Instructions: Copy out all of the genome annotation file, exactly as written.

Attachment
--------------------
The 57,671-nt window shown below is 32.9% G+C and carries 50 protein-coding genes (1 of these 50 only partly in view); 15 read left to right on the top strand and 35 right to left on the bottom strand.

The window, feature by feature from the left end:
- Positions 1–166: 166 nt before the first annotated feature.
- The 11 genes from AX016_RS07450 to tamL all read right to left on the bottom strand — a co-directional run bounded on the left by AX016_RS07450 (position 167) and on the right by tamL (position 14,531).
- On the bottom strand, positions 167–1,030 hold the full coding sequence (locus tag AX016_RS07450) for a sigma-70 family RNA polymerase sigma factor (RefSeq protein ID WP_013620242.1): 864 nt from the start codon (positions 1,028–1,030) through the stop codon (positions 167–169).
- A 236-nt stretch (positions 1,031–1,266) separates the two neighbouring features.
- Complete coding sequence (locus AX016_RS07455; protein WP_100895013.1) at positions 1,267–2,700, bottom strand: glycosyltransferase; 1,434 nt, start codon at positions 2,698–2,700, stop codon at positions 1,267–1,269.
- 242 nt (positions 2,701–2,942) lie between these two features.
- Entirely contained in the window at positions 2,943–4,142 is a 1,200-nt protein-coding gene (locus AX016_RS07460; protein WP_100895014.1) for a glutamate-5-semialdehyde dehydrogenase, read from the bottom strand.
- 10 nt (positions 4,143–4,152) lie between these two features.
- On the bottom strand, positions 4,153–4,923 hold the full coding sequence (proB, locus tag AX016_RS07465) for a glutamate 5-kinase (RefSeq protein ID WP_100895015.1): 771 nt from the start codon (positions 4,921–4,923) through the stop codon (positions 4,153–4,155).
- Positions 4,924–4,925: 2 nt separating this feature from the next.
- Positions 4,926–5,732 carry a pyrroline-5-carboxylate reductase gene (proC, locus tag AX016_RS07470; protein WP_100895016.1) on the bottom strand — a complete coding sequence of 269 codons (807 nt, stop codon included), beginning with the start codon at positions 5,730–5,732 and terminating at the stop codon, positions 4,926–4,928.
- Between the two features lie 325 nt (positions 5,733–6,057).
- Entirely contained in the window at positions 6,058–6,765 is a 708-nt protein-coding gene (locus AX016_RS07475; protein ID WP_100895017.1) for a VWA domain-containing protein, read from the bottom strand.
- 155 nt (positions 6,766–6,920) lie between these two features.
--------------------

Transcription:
The 57,671-nt window shown below is 32.9% G+C and carries 50 protein-coding genes (1 of these 50 only partly in view); 15 read left to right on the top strand and 35 right to left on the bottom strand.

The window, feature by feature from the left end:
- Positions 1–166: 166 nt before the first annotated feature.
- The 11 genes from AX016_RS07450 to tamL all read right to left on the bottom strand — a co-directional run bounded on the left by AX016_RS07450 (position 167) and on the right by tamL (position 14,531).
- On the bottom strand, positions 167–1,030 hold the full coding sequence (locus tag AX016_RS07450) for a sigma-70 family RNA polymerase sigma factor (RefSeq protein ID WP_013620242.1): 864 nt from the start codon (positions 1,028–1,030) through the stop codon (positions 167–169).
- A 236-nt stretch (positions 1,031–1,266) separates the two neighbouring features.
- Complete coding sequence (locus AX016_RS07455; protein WP_100895013.1) at positions 1,267–2,700, bottom strand: glycosyltransferase; 1,434 nt, start codon at positions 2,698–2,700, stop codon at positions 1,267–1,269.
- 242 nt (positions 2,701–2,942) lie between these two features.
- Entirely contained in the window at positions 2,943–4,142 is a 1,200-nt protein-coding gene (locus AX016_RS07460; protein WP_100895014.1) for a glutamate-5-semialdehyde dehydrogenase, read from the bottom strand.
- 10 nt (positions 4,143–4,152) lie between these two features.
- On the bottom strand, positions 4,153–4,923 hold the full coding sequence (proB, locus tag AX016_RS07465) for a glutamate 5-kinase (RefSeq protein ID WP_100895015.1): 771 nt from the start codon (positions 4,921–4,923) through the stop codon (positions 4,153–4,155).
- Positions 4,924–4,925: 2 nt separating this feature from the next.
- Positions 4,926–5,732 carry a pyrroline-5-carboxylate reductase gene (proC, locus tag AX016_RS07470; protein WP_100895016.1) on the bottom strand — a complete coding sequence of 269 codons (807 nt, stop codon included), beginning with the start codon at positions 5,730–5,732 and terminating at the stop codon, positions 4,926–4,928.
- Between the two features lie 325 nt (positions 5,733–6,057).
- Entirely contained in the window at positions 6,058–6,765 is a 708-nt protein-coding gene (locus AX016_RS07475; protein ID WP_100895017.1) for a VWA domain-containing protein, read from the bottom strand.
- 155 nt (positions 6,766–6,920) lie between these two features.